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Social media: There's a policy for that

 
social media logos

Having a social media policy is an increasingly necessary item for local governments as the social media landscape and tools evolve. There are two schools of thought when writing a social media policy. An organization can implement one policy that broadly addresses current social media tools or multiple policies each focused on an individual type of social media.

A social media policy goes beyond “play nice” and “don’t post anything that would embarrass your mom.” The policy must tackle how the city uses social media in addition to a code of conduct for employees on and off the job. Key elements to consider:

Definitions

Social media are Internet- and mobile-based tools for sharing information in a two-way environment. While it is impossible to plan for tomorrow’s hottest new way to connect, a list of social media types covered by the policy can provide a basic understanding of what the policy addresses. These types can include social networking sites, blogs, microblogs, video and photo sharing sites, Wikis and RSS feeds.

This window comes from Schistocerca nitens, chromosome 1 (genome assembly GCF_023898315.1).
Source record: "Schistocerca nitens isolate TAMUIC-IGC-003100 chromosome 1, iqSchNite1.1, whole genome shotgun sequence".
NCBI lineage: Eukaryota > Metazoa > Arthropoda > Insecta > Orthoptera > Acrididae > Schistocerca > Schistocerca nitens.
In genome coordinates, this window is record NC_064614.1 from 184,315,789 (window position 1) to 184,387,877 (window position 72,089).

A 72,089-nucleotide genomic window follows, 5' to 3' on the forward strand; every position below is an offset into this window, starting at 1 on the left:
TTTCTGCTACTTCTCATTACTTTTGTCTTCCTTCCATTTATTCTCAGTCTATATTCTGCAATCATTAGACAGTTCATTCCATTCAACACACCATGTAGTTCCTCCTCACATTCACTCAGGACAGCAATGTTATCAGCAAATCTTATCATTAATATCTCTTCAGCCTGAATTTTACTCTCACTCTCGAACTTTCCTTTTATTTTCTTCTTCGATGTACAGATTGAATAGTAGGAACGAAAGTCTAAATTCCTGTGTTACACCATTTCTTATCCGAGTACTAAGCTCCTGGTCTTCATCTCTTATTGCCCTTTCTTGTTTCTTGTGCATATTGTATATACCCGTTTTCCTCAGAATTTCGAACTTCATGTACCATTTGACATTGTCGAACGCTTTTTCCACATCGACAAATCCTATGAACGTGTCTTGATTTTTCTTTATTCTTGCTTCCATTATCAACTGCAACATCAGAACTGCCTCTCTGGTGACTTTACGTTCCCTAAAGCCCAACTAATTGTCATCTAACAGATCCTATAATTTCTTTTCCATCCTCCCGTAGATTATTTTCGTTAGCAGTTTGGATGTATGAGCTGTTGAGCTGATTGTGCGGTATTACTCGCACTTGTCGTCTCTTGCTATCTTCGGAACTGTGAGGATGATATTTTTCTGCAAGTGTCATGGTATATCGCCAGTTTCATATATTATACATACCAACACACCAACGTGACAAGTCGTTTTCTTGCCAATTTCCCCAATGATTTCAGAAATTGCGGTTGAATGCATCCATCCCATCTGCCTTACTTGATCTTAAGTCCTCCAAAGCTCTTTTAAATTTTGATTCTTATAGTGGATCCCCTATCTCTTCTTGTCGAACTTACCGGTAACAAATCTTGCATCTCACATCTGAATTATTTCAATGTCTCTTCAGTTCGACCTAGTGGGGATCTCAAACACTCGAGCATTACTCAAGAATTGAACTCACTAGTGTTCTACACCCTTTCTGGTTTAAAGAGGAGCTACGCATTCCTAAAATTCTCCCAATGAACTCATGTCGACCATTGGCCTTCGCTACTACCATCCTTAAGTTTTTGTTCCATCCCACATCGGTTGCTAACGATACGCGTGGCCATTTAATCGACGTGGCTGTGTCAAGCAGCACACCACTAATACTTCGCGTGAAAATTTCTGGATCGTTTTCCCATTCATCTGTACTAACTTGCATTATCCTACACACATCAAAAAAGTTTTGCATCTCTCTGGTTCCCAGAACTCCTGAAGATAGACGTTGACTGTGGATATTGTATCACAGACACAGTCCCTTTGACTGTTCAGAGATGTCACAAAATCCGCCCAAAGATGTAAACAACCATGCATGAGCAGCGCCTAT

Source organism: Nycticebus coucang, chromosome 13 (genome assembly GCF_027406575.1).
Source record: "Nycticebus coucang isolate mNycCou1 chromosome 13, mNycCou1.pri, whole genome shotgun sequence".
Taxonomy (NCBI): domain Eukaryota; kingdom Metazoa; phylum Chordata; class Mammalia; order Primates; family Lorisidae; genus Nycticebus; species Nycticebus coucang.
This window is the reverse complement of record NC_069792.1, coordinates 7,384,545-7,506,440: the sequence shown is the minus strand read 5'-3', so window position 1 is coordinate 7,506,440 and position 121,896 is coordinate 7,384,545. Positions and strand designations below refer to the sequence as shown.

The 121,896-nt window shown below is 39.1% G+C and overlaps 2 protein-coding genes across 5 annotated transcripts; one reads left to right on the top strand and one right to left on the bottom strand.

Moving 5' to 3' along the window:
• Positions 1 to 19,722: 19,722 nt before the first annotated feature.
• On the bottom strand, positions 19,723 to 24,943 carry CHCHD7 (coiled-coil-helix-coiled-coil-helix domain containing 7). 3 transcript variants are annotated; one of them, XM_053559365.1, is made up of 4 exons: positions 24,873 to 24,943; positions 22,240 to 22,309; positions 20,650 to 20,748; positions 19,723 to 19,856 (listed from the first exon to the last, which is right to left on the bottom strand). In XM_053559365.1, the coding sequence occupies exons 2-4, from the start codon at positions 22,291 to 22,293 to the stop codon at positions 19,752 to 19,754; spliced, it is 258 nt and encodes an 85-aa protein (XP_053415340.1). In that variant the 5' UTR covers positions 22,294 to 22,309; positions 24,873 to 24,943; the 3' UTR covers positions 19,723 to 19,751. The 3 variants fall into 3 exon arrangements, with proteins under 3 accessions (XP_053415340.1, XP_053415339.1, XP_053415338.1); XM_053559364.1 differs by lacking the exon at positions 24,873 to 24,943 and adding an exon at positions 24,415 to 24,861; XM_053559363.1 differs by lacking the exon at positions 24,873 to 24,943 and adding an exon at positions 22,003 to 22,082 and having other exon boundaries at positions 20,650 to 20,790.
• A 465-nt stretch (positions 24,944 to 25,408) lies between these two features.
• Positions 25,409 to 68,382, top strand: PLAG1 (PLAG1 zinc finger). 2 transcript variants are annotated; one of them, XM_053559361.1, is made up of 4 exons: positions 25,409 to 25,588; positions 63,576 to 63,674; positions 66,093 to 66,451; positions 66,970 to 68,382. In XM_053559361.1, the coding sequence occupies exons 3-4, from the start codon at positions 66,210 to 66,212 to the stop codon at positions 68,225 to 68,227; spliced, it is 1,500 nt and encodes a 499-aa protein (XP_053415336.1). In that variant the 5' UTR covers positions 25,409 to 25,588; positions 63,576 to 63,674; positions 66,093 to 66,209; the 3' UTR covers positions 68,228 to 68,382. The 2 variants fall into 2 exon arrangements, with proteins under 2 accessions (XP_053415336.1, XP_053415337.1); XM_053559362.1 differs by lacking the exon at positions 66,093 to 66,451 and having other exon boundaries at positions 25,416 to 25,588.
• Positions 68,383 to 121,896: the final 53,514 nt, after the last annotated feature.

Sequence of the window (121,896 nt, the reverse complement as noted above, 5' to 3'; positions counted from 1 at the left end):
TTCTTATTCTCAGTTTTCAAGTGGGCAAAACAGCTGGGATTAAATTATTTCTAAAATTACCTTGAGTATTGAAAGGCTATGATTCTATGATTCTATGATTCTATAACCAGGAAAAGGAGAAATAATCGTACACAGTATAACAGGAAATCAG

Account management

Local governments using social media as a communication tool should specify within the policy who can create accounts and manage content. This will help ensure the content posted carries the desired message of the city as well as help prevent unauthorized accounts from being created.

Code of conduct

Social media is the “Wild West” of technology. There are online tools that can monitor for offensive material, but users ultimately determine the content. A code of conduct should clearly states the city’s expectations of employees’ online behavior. The policy should stipulate postings should respect copyright, privacy, fair use, financial disclosure and all other applicable laws. Content associated with your organization needs to be consistent with your city’s values, goals and professional standards.

Personal and professional use

With online social networks, the line between personal and professional often becomes blurry. If an employee identifies himself as employed by the city on his social media account (this could include using a city email account on a personal social media site) his online actions create perceptions about not only himself, but also the city. The best rule of thumb is that online actions are “in public” and must adhere to the city’s code of conduct.

For cities allowing employees to use personal social media accounts during the workday, use the policy to outline acceptable uses. Social media is timely by nature and stamps the exact date and time items, personal and professional, are posted.

Learn more about social media policies and review model policies.